In our recent research on “The Top-Performing Sales Organisation”, RAIN Group gathered responses from 472 participants in 26 industries in an effort to answer two seemingly simple questions:
What Top Performers in Sales Look Like
If you’ve read my blog before, you know I’m a huge fan of the Pareto Principle (aka the 80/20 rule). What we didn’t expect was for that principle to turn up in our research quite so literally: altogether, we found that 20% of sales organisations can be qualified as top performers. Which also meant that 80% … aren’t.
According to what we’ve found, Top Performers:
In other words, these are organisations that set and achieve challenging sales goals, charge (often well) above the market, win around 1 out of every 2 deals they propose or quote on, and increase both revenue and profitability year on year.
Sounds like my kind of team.
But how exactly do they create the kinds of organisation that drives such impressive results ?
There’s no easy answer, but we have found there are some factors that contribute more than others.
They are value-driving
First off, top performers tend to be value-driving sales organisations. This means they focus on driving maximum value for the customer, taking an outside-in perspective rather than the inside-out angle that most organisations adopt.
Top performers in sales align their sales process with how customers buy, making it flexible and customer-focused. And company leadership prioritises developing sellers to be as valuable to buyers as possible (more on that later).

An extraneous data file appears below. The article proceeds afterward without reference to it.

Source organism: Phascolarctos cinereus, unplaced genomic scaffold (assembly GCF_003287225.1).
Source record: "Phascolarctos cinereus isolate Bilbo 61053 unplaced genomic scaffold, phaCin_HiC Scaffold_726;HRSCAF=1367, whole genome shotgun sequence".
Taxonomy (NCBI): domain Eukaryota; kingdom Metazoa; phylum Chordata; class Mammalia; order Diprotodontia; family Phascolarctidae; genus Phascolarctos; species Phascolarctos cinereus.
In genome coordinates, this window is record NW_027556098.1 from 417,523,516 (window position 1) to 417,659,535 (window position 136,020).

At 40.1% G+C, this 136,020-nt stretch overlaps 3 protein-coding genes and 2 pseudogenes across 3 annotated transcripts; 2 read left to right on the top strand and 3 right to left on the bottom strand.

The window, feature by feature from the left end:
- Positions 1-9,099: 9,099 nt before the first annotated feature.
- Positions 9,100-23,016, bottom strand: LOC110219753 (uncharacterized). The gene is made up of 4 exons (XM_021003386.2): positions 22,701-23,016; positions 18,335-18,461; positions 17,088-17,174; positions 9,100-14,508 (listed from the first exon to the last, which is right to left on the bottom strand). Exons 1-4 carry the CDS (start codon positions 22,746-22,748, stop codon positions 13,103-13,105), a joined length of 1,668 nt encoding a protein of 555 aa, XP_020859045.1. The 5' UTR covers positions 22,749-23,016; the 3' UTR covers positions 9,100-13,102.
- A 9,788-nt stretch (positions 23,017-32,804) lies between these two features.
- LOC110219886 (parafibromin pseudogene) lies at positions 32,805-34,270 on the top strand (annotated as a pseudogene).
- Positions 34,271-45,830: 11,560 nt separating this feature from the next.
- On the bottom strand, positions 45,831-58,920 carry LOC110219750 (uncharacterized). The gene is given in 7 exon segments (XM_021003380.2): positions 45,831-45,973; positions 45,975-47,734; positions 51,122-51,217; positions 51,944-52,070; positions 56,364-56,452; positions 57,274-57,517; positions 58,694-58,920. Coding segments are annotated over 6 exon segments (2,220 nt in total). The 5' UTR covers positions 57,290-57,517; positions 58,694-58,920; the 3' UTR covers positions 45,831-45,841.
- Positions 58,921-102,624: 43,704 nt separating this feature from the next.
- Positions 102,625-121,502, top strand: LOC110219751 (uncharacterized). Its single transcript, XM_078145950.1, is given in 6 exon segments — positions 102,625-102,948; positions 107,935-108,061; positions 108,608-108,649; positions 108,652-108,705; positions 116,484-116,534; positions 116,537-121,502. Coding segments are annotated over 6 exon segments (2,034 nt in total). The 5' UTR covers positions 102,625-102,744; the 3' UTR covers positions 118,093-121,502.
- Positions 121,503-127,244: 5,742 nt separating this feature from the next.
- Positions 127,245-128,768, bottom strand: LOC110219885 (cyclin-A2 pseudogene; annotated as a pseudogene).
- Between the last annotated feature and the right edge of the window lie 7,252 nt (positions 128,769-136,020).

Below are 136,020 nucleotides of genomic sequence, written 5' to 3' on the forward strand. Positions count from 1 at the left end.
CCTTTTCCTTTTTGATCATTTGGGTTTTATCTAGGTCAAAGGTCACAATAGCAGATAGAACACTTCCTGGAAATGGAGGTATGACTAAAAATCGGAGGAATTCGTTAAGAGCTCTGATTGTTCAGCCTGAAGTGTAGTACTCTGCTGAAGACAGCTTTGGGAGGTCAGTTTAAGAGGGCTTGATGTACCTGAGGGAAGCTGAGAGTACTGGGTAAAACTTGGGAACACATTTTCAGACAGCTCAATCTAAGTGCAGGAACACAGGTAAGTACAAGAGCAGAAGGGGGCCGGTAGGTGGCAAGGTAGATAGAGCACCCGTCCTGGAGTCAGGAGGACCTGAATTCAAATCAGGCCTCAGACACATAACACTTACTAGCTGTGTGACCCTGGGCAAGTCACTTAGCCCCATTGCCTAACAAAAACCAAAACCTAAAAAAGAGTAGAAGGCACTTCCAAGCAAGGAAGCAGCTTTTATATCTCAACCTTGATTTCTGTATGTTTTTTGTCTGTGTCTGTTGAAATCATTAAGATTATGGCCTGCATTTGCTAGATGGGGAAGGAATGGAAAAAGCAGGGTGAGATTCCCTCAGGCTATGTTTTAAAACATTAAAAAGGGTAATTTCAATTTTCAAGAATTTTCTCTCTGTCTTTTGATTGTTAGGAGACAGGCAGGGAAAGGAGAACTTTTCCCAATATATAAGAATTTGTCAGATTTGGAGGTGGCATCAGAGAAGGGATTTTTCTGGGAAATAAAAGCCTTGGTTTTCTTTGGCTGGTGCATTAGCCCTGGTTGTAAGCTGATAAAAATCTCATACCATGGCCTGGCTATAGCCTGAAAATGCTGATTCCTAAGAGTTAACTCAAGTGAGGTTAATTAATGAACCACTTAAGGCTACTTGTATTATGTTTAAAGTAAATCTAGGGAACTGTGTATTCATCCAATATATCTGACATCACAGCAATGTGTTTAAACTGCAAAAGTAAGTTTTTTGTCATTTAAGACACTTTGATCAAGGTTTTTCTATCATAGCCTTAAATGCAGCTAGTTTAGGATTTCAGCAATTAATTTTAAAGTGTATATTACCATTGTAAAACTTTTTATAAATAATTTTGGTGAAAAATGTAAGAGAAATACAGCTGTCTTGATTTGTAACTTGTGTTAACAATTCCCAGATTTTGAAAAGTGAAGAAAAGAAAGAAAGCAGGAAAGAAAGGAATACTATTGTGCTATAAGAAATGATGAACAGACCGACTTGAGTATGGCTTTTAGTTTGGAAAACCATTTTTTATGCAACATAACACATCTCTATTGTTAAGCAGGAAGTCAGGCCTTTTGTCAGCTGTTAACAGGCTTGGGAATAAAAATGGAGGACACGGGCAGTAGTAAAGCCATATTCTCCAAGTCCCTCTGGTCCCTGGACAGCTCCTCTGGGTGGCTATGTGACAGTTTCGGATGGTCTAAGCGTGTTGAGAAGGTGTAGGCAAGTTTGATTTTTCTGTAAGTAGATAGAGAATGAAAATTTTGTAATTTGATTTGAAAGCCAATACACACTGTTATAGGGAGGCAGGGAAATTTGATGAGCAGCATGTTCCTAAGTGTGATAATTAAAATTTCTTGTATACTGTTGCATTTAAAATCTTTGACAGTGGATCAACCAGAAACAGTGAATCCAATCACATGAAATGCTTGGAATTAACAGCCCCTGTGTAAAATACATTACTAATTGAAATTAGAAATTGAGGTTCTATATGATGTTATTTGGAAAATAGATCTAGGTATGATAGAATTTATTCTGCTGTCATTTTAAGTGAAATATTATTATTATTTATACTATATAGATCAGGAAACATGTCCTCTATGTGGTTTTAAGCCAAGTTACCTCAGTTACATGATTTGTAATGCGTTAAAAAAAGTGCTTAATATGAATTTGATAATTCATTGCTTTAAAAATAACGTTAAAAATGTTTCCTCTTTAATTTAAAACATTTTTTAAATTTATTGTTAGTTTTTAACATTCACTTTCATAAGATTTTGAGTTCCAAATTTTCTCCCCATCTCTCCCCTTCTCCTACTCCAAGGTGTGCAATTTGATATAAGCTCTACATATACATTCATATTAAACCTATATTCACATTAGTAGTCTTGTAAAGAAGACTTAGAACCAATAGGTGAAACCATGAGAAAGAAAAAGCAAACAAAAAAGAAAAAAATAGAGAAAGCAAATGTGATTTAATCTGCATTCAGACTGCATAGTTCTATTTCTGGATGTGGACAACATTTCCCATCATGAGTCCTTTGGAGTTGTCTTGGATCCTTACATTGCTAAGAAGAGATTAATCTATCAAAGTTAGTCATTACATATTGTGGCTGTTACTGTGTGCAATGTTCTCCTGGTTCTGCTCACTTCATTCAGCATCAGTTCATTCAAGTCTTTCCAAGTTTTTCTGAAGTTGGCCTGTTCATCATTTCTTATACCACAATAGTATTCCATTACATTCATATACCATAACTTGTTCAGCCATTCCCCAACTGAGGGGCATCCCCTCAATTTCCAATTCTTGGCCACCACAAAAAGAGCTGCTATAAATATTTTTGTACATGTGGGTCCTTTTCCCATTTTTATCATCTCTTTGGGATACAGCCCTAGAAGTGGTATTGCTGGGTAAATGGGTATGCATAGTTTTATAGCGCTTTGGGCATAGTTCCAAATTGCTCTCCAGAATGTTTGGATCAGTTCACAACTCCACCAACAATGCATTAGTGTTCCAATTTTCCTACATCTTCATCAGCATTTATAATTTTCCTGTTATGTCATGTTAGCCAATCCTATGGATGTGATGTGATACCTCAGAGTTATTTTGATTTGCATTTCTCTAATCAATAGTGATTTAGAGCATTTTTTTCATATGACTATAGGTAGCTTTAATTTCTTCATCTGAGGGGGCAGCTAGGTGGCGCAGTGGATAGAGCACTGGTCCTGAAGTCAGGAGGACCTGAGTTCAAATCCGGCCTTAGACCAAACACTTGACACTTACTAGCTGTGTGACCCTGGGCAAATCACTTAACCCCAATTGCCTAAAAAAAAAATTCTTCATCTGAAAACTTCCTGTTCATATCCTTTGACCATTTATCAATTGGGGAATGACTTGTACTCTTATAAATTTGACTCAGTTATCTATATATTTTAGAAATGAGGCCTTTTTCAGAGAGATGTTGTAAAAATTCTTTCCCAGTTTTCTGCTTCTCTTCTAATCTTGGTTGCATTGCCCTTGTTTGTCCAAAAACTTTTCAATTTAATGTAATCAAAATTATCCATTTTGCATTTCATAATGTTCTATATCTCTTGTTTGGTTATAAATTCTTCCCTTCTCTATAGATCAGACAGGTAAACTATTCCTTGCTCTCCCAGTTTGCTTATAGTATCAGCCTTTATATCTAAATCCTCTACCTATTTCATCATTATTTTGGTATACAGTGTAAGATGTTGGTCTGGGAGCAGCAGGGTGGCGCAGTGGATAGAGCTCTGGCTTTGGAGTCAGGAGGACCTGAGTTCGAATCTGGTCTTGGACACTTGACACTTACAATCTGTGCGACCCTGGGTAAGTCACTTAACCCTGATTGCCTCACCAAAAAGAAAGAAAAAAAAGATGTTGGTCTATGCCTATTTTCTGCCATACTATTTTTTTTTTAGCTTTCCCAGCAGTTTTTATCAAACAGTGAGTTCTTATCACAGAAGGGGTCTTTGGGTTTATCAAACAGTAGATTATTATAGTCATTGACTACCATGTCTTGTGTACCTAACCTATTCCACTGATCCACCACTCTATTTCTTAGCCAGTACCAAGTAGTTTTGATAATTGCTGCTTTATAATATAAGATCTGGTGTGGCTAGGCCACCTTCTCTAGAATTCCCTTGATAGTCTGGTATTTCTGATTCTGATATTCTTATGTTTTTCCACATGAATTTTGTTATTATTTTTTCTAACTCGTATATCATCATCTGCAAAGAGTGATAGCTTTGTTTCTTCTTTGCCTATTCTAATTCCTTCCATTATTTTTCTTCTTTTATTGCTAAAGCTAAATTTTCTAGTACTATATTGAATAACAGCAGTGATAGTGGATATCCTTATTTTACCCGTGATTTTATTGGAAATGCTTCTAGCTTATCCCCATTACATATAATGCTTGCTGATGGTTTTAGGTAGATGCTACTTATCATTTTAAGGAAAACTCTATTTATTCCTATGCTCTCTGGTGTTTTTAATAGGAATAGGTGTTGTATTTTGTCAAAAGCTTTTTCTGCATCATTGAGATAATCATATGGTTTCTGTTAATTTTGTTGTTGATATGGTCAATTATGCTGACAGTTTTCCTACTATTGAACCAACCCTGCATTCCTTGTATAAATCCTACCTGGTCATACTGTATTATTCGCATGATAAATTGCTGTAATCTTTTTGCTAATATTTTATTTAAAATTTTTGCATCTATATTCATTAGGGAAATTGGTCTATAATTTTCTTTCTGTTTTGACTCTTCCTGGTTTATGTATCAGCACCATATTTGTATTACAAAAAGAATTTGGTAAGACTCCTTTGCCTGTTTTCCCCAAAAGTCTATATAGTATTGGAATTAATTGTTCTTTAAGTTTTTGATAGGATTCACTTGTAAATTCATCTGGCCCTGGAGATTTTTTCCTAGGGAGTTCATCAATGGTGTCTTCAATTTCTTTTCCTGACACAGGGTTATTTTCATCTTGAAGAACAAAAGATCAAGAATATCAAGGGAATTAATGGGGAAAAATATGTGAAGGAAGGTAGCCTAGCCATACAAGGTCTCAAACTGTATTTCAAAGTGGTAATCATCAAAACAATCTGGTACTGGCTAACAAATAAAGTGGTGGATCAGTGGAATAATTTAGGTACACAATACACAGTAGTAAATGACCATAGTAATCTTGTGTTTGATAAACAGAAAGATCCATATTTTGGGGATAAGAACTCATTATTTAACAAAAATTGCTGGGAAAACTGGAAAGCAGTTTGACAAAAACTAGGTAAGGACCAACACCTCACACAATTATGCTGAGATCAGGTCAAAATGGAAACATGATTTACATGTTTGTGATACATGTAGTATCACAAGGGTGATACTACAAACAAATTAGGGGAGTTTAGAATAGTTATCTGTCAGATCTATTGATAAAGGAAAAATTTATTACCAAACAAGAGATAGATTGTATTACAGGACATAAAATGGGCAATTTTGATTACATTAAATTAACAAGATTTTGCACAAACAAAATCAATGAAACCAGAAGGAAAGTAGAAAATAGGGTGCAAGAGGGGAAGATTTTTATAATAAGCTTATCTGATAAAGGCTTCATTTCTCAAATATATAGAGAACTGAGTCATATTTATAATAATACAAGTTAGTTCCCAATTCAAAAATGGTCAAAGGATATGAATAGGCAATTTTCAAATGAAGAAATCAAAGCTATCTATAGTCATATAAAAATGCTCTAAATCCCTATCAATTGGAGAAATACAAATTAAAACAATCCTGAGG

And the results clearly show those efforts pay off: value-driving organisations have higher win rates, higher revenue growth and lower undesired turnover.
They focus on process
There’s a myth that’s been perpetually permeated within our industry: it’s that sellers alone can drive value for customers. Hire great people, tell them what to do and the rest will take care of itself.
In reality, where it’s true that a large proportion of the perceived value (by the buyer) comes from the seller, the seller cannot make that happen alone.
Something else is needed: process.
As we’ve found, organisations who have more mature sales processes tend to have higher win rates –in fact, the difference between a “defined” and “world-class” sales process is close to 25%.
If the sales process is flexible, and it can apply to buyer’s various roles and situations, the win rate gap is over 30%. And if the sales process is customer-focused, and maps to the buying process, win rates differ by no less than 40% !
But process is only part of the equation. Another part is what comes next: skillset.
They invest in skills development
In today’s world, buyers buy from sellers who educate with new ideas and perspectives, and who work with them collaboratively during the buying cycle.
Saying that is simple, but doing that isn’t.
Most organisations we work with admit that their sellers are often woefully inadequate when it comes to making the transition to what we call Insight Selling. Sellers are used to “pitching” products and services. They’re reactive rather than proactive. Hesitant to reframe buyers’ thinking for fear of negatively impacting the relationship.